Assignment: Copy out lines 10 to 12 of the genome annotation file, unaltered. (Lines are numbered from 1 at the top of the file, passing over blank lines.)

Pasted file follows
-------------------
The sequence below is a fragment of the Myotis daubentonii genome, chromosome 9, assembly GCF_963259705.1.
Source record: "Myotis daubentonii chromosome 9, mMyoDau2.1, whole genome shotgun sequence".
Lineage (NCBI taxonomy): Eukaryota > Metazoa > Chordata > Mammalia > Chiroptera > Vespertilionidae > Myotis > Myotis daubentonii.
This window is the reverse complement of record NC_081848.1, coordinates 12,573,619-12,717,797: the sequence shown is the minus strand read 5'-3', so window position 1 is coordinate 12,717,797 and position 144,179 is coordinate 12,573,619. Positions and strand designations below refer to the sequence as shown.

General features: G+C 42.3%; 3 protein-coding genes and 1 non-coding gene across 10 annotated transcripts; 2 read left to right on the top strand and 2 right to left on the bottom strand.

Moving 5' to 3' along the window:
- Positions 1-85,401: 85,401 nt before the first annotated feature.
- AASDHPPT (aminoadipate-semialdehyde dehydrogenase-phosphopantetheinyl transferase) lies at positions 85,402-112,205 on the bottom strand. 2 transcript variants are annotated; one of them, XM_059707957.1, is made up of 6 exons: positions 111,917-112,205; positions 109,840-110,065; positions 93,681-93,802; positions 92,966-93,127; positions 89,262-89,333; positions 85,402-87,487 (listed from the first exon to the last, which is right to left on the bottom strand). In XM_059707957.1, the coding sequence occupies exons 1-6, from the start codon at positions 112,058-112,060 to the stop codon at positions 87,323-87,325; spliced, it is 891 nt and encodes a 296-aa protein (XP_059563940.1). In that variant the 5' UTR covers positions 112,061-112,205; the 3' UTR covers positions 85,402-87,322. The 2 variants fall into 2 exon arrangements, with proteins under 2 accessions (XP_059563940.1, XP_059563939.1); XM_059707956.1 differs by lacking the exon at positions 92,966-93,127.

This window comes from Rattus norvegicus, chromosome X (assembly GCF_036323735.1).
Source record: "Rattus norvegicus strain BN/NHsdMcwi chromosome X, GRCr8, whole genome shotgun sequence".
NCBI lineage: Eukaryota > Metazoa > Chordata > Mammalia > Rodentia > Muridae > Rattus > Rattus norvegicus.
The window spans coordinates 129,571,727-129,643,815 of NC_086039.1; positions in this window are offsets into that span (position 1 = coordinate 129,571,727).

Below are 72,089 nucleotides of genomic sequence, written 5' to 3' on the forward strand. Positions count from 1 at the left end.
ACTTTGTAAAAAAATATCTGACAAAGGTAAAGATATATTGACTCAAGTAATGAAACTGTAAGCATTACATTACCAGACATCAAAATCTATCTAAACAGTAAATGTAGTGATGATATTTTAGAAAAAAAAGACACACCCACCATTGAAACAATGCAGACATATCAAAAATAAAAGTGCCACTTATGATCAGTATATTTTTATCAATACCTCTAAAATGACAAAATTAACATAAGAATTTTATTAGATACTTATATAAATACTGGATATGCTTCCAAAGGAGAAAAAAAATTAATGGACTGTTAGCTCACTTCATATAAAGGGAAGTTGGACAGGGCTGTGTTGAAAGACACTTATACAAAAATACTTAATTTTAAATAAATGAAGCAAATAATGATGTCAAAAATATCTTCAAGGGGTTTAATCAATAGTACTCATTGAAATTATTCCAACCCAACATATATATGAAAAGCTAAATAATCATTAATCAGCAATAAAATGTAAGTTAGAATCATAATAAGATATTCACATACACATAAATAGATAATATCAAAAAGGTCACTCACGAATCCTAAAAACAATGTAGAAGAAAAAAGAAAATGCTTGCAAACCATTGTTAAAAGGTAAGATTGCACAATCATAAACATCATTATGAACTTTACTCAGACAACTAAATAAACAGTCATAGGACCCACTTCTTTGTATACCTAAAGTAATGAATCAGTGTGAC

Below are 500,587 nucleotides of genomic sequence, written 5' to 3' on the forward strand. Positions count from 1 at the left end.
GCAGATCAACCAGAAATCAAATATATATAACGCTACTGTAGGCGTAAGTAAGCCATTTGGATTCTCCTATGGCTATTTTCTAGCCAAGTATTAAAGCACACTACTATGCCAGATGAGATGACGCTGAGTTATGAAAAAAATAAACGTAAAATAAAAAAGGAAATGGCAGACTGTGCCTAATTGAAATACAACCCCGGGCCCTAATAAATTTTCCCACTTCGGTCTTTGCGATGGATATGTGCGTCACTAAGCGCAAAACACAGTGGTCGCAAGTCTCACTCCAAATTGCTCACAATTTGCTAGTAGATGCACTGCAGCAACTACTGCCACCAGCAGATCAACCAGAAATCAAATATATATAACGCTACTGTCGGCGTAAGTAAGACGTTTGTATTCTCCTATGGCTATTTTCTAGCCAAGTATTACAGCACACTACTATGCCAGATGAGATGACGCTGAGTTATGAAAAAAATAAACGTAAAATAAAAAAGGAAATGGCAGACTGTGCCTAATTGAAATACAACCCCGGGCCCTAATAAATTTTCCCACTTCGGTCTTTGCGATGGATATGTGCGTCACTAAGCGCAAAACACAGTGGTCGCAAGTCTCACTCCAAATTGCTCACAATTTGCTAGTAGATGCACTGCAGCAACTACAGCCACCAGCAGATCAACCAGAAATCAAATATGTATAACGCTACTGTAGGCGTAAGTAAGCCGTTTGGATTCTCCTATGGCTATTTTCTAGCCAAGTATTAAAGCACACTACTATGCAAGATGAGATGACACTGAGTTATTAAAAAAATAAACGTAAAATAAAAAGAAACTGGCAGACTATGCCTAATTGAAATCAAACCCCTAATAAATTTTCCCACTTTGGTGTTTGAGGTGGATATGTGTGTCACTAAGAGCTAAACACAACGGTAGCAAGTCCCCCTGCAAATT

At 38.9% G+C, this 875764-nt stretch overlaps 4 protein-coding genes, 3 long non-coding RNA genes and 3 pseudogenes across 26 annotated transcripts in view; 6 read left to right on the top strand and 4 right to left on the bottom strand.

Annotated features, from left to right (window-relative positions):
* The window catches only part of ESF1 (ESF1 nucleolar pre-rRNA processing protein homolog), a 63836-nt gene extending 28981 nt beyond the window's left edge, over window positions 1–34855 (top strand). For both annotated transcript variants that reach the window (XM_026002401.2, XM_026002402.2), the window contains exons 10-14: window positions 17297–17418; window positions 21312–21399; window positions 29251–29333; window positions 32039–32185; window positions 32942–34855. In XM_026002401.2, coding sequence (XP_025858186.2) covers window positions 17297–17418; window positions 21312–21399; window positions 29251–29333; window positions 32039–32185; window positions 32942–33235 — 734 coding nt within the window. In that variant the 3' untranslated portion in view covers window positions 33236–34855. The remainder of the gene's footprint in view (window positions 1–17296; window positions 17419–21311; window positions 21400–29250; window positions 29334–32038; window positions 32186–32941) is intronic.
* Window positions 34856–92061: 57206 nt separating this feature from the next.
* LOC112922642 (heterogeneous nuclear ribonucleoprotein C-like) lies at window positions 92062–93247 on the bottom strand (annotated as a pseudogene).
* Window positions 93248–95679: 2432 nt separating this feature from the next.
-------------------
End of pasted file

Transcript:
Source record: "Rattus norvegicus strain BN/NHsdMcwi chromosome X, GRCr8, whole genome shotgun sequence".
NCBI lineage: Eukaryota > Metazoa > Chordata > Mammalia > Rodentia > Muridae > Rattus > Rattus norvegicus.
The window spans coordinates 129,571,727-129,643,815 of NC_086039.1; positions in this window are offsets into that span (position 1 = coordinate 129,571,727).